Eugene Cho

moral inventory: $200 | integrity: pricless

Wow. The letter below may be one of the most powerful letters I’ve received…

I recently received it (hand written) in the mail. I had to read it several times because I didn’t quite understand what it was saying. Perhaps, it’s because the gift of “confession” is something that’s so foreign in our society and our churches (including the church I pastor).

Perhaps, it’s because we take our shots and jabs at most anything that smells of the elevation of morality. But…

Moral inventory.

I was inspired and convicted by the letter because it’s easy for us to diagnose or take a moral inventory for the sake of taking a moral inventory but it takes courage (and grace) to act upon those revelations we receive.

Dear Eugene Cho,

I am a former member of your church in the early 80’s. Over a period of one summer, I cleaned the church while there was a need in between custodial help (I was a teacher with summers free).

Recently while taking a moral inventory while engaging in the 12 steps, it came to my consciousness that I had at some point padded my hours.

Enclosed please find a check in the amount of $200 to repay money that I did not earn plus interest.

Trying to follow God’s leading in all areas of my life.

– signed

Wow.

What do you think of the letter?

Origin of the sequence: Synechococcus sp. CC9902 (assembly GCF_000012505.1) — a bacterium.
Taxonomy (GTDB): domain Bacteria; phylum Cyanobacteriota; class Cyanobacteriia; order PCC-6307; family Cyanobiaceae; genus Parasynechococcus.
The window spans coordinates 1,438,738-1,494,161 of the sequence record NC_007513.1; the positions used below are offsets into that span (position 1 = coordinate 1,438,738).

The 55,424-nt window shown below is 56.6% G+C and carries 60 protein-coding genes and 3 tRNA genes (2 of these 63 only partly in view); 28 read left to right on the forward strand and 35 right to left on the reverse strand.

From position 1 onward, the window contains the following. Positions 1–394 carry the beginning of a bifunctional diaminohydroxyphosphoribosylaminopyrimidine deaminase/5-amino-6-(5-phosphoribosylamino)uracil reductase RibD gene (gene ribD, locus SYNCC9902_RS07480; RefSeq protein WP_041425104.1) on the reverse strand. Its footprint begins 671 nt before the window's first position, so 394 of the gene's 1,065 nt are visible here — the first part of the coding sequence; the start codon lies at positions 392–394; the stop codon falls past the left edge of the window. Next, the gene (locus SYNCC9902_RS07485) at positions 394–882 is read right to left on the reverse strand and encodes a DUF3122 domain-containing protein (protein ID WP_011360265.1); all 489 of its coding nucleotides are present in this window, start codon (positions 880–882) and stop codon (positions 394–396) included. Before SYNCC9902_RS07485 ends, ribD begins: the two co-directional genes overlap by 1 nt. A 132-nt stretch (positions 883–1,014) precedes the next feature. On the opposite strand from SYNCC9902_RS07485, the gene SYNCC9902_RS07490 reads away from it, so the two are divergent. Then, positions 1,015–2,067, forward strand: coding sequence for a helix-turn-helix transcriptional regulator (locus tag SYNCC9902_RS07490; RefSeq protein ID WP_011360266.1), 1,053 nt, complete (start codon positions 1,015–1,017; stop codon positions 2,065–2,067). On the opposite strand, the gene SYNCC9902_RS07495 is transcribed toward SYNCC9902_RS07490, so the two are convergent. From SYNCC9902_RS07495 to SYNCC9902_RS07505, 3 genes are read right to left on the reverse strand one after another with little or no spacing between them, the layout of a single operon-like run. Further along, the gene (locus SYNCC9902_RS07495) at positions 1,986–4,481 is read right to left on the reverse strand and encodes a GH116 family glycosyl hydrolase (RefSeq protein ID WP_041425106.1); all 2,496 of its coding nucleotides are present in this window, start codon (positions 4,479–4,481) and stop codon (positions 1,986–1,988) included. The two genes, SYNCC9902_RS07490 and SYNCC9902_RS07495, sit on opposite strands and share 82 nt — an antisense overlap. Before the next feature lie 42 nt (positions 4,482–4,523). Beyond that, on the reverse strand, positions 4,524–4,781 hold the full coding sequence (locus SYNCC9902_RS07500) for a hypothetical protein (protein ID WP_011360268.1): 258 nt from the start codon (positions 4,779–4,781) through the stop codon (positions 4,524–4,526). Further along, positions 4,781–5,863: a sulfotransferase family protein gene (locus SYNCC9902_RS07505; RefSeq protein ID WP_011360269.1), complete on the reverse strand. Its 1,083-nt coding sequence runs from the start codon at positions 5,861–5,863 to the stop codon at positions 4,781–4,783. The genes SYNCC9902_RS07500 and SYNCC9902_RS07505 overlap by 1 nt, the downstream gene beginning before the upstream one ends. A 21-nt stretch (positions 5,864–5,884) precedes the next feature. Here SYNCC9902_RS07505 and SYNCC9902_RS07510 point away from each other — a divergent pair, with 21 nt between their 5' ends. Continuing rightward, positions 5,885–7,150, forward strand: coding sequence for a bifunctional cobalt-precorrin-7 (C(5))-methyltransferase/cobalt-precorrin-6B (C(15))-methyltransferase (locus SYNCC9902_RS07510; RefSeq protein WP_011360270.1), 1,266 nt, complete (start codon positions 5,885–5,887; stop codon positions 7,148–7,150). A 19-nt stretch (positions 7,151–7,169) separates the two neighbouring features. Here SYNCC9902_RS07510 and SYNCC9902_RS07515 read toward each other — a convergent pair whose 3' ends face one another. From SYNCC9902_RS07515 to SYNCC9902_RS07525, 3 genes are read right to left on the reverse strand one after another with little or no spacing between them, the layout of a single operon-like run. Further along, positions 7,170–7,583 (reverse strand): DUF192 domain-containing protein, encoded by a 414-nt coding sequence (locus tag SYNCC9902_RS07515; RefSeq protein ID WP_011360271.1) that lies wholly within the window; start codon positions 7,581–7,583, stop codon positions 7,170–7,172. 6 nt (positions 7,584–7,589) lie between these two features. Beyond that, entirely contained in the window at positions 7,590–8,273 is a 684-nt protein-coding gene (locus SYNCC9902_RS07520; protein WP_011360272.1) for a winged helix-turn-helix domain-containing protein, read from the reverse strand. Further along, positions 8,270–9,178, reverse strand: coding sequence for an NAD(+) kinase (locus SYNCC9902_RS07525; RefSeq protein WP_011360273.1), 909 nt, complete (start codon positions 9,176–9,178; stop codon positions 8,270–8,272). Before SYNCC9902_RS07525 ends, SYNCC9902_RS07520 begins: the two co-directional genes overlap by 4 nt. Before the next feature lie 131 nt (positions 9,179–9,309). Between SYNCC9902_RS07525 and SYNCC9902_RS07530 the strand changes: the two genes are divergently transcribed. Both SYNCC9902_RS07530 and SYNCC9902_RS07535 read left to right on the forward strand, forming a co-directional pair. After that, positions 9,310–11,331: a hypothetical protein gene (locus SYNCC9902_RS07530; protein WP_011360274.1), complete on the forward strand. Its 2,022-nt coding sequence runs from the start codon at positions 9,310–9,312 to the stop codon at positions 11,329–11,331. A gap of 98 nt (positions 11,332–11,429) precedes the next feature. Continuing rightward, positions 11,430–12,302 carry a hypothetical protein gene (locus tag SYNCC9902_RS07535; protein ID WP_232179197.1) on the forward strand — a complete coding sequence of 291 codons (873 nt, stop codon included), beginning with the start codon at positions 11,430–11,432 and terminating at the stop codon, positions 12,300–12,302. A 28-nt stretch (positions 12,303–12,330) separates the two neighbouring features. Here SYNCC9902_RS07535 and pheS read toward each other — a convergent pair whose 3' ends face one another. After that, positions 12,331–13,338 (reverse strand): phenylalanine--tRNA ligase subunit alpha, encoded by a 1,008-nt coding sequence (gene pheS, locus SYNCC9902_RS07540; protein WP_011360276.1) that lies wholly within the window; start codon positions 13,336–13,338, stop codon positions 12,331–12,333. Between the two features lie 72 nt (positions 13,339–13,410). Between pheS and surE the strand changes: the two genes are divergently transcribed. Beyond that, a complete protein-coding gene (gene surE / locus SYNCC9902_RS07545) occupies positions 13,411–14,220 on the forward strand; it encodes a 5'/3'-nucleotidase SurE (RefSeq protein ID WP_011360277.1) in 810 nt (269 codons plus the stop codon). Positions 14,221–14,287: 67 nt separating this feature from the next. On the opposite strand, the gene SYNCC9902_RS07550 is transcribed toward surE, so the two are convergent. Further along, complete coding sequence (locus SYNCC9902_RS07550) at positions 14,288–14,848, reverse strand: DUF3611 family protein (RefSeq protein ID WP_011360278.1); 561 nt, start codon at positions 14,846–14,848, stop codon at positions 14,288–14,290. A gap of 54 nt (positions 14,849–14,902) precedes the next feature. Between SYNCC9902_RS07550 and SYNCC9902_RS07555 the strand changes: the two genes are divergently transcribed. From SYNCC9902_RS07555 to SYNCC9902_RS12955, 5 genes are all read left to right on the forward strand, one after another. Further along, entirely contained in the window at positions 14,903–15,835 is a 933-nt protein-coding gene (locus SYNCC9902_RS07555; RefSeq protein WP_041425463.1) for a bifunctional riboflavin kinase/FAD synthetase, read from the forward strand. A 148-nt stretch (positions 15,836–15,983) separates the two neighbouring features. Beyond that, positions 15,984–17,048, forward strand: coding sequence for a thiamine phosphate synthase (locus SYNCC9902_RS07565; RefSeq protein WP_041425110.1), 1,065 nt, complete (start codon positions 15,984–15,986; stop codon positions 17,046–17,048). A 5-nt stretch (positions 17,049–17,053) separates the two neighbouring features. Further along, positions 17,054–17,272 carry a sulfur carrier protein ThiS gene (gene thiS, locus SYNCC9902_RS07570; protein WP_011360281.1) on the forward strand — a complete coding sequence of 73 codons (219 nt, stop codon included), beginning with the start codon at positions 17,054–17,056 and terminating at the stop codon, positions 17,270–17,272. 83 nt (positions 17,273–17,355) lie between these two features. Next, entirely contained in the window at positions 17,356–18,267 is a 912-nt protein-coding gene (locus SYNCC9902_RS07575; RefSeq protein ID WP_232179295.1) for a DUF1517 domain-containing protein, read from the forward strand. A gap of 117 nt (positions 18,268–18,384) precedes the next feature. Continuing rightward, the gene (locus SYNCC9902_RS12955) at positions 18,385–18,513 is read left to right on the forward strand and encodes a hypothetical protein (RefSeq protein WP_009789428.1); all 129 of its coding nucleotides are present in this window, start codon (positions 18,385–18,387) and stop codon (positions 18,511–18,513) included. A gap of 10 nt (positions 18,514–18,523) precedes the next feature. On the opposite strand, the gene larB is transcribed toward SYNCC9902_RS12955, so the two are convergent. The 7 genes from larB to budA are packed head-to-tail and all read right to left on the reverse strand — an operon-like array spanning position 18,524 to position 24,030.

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9 Responses

  1. […] This post was mentioned on Twitter by Eugene Cho. Eugene Cho said: A moral inventory. You'll want to read this: http://bit.ly/gWlhLA […]

  2. Sara says:

    One of the next steps after taking a moral inventory, sharing it with a sponsor, and becoming ready to make amends to those you have harmed, is actually making those amends. It looks like this person is working hard at his/her recovery and you were on his/her amends list.

    I think the twelve steps can be very powerful, and for me it has helped when Christianity couldn’t. Christ-followers could gain a lot from stopping to recognize and learn from the honesty and humility that the twelve step programs are based on. It’s easy sometimes to discount something because it’s not “Christian,” but sometimes the “outsiders” get it right better than Christianity does. I had to let go of my Christian pride in order to venture into another “solution” if you will in the twelve step tradition. What do you know but it actually helped me live as Christ would have me anyway?

    The letter is truly beautiful. What would happen if we all learned to live like that? I think it would look a lot like following Christ.

    Thanks for sharing,
    Sara

  3. Rukshan Fernando says:

    A beautiful letter. The 12 steps is a practical process by which we continue the process of sanctification. Unfortunately, many bible studies and accountability groups in the church, do not provide people with the handle bars they need to live out their faith when it comes to a situation such as the one above. Thanks for sharing this.

  4. Jason says:

    Wow! That is quite inspiring

  5. David says:

    Causes me to take an inventory of my own. Very inspiring.

  6. Dave Anthold says:

    Wow. How powerful. Can you imagine if that happened in the corporate life what sort of revolution might take place? The power of grace is amazing!

  7. I wish I could be that honest and transparent for past transgressions. I wish I was courageous enough to own up.

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One Day’s Wages